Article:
So-called school shopping has grown in popularity since strict catchments were relaxed in the late 1980s. Of 90 non-specialist, non selective high schools, 25 now have more than half of their students coming from out-of-area.
At Holroyd High, 87 per cent of students live outside the catchment, the highest proportion in Sydney. It’s a school that takes many migrants and refugees; students often go for the intensive English centre, then stay.
It also has an excellent reputation; until recently, it was led by renowned principal and human rights medallist Dorothy Hoddinott.
At Strathfield South High, 73 per cent of students live outside the zone, while there is a similar percentage at Plumpton High. At Marrickville and Arthur Phillip High, two out of three students are out-of-area enrolments.
Marrickville is becoming a popular co-ed option in an area with many single-sex public schools, while Arthur Phillip is at the key transport hub of Parramatta, and will soon move site to a new, designer high-rise school worth $227.5 million.
A high proportion of out-of-area students also suggests its local students are going elsewhere. In Marrickville, which has become relatively wealthy, many locals are opting for private schools such as Newington, Trinity Grammar and St Scholastica’s.
Some of the most popular schools have the lowest out-of-area numbers because there is such demand from within the catchment.
Those schools include Cherrybrook Technology High (home to celebrity maths teacher Eddie Woo), with just 14 per cent of students living out-of-area, The Ponds High (17 per cent), which has grown rapidly since it opened in 2015, and Killara High (17 per cent), which consistently performs well in the HSC.
Maurie Mulheron described the high number of out-of-area students across the public secondary system as “a serious problem. It means [those schools] take kids away from another high school.
“The creation and existence of specialist schools has given people the false notion there’s a hierarchy of choice. And then the last choice is the local school. Secondary education in NSW has really been in a difficult position because of this hierarchy of choice.”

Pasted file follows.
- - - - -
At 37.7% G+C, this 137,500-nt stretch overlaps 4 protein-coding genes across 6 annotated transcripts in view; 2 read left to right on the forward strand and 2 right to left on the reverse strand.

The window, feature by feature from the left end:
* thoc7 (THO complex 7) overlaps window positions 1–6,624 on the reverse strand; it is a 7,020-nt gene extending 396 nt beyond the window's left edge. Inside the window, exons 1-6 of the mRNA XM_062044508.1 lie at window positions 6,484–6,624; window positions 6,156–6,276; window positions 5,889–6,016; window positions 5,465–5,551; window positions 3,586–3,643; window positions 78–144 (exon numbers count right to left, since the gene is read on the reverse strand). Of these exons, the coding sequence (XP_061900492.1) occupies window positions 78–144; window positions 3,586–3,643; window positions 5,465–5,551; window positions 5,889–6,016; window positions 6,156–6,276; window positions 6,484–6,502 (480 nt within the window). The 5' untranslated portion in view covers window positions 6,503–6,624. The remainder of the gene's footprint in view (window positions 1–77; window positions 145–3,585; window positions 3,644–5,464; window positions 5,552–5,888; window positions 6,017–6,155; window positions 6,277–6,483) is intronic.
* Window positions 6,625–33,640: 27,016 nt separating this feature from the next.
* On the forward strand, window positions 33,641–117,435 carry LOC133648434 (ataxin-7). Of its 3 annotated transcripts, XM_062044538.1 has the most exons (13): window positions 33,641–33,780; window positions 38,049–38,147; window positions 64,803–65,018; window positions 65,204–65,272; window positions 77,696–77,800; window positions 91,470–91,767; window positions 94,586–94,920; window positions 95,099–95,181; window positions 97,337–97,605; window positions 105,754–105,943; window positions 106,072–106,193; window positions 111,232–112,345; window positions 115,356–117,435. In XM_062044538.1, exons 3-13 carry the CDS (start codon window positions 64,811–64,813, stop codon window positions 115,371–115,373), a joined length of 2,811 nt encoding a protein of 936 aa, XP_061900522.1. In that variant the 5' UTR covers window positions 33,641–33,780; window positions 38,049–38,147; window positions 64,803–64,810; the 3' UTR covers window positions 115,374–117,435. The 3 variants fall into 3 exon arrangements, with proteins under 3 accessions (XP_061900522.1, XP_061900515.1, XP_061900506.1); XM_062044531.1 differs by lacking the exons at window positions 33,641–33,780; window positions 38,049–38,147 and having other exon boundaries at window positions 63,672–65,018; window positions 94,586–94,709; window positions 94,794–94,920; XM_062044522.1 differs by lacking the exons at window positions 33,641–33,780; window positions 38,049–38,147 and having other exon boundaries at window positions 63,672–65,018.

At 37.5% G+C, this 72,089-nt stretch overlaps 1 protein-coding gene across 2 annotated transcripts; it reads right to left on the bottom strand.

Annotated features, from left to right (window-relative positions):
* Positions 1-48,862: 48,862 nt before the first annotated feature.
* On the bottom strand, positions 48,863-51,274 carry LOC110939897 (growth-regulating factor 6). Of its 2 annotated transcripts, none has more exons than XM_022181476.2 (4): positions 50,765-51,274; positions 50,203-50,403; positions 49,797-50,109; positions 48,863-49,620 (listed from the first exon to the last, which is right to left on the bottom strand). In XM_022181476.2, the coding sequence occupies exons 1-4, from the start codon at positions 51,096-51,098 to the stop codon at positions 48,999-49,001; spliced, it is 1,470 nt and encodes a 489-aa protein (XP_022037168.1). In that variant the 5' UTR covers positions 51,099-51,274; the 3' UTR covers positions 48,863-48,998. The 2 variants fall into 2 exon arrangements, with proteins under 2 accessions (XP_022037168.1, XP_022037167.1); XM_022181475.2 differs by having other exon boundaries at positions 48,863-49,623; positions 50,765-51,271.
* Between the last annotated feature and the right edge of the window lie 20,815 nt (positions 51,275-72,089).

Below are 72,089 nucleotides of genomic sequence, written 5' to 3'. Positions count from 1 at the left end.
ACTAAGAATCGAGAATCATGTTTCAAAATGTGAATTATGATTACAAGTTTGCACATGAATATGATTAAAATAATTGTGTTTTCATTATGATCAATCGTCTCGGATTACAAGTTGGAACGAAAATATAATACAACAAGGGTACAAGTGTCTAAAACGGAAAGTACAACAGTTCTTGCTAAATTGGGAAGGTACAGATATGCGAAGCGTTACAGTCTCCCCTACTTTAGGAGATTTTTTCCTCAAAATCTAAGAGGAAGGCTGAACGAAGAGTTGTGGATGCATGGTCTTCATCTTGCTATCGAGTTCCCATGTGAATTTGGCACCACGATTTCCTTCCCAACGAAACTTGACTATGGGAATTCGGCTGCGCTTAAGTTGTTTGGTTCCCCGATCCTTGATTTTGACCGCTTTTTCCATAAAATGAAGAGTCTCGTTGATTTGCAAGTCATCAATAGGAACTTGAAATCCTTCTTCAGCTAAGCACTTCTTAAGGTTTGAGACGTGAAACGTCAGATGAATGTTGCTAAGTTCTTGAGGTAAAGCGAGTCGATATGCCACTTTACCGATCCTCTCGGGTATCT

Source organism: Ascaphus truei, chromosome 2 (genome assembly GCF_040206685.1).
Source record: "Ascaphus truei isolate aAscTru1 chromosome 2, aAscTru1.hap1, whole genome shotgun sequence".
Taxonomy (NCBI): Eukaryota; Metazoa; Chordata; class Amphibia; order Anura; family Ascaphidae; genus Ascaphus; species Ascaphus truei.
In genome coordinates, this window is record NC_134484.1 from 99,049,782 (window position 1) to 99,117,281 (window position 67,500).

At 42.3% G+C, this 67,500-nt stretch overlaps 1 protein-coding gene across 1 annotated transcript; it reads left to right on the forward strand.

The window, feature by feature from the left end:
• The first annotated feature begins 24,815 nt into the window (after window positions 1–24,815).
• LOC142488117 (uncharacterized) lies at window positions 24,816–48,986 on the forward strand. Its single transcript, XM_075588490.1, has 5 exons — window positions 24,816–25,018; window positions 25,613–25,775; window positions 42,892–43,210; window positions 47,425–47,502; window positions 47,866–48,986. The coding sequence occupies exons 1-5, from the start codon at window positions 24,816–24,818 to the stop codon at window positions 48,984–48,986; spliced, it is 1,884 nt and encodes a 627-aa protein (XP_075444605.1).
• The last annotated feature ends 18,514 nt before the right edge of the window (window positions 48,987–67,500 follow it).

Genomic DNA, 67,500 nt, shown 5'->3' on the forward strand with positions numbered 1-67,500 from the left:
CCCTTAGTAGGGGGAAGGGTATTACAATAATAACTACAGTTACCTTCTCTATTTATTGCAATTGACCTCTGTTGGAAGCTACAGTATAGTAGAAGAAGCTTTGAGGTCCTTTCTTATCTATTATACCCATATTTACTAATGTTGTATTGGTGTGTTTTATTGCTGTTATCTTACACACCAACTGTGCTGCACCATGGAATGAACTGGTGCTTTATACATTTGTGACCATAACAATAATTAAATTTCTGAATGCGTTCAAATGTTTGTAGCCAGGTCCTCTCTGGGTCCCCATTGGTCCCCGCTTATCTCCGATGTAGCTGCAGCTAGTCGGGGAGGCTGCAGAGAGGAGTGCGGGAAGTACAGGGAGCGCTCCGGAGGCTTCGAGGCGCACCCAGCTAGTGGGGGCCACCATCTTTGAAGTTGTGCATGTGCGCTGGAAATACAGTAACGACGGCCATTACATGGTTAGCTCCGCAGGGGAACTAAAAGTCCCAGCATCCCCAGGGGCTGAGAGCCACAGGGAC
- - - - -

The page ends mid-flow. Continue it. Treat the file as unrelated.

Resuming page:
But Ms Hoddinott said parents had come to expect choice in their children’s schooling. “Once a government begins a policy, it’s very difficult to go back,” she said. “People would go into the private system if that sort of thing happened.”
Myriad factors prompt parents to apply for schools further afield. They can include a school’s links to transport, the kind of support and subjects it offers, its results, and its reputation.
School shopping is more prevalent at secondary than primary school because older students can travel independently, and parents are more likely to consider factors such HSC performance.
Chris Presland from the Secondary Principals Council said research showed that many families were aspirational in relation to their child’s education, and sought schools with greater levels of social advantage than the area in which they lived.
“What you see happening, particularly in a big metro area like Sydney, is people are realising you don’t have to pay a fortune for a good education by going to a private school. You can get to a public school in a higher socio-economic area,” he said.
“People have an over-inflated idea of the differences between schools. Mostly it’s garbage. The truth is there’s very little difference.”
Some parents go to great lengths to access a high better school. Some move to the catchment in order to ensure their child a place, pushing up real estate prices in suburbs such as those surrounding Cherrybrook High.
About 60 per cent of secondary students in NSW attend public schools, while the remainder attend Catholic or independent schools.
Mr Mulheron said the NSW Department of Education needed to put more resources and effort into the transition from primary to high school. “There is no data on where children go to high school when they finish at the local primary.
“We need to collect that data, see where the leakage away from the local primary school and fix it. Parents feel they have to shop around, be worried about high school, gossip at the gate. We could do this so much better.”
Chris Bonnor from the Centre for Policy Development said schools were required to accept all applications from inside their catchment zone but could then take their pick of the students applying from outside, creating de facto selective systems in some schools.
Belrose mum Giovanna Boccanfuso has already filled out the paperwork to apply next year for The Forest High School, where 61 per cent of enrolments are from outside the catchment zone. Many other parents at Allambie Heights Public School are doing the same, she said, because of the school’s good name.
“She really wants to go there as she wants be with her friends,” said Ms Boccanfuso. “It just seems to be more about the community than our local high school, and the kids there are relaxed and happy.”
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Highest out-of-area enrolments:
Holroyd High – 87 per cent
Strathfield South High – 73 per cent
Plumpton High – 72 per cent
Beverley Hills Girls High – 71 per cent
Arthur Phillip High School – 78 per cent
Lowest out-of-area enrolments
Heathcote High – 12 per cent
Cherrybrook Technology High – 13 per cent
Barrenjoey High – 14 per cent
Northern Beaches Secondary College Cromer Campus – 15 per cent
The Ponds High School – 17 per cent
Jordan Baker is Education Editor of The Sydney Morning Herald
Nigel Gladstone is The Sydney Morning Herald’s data journalist.
Sarah is a journalist for The Sydney Morning Herald.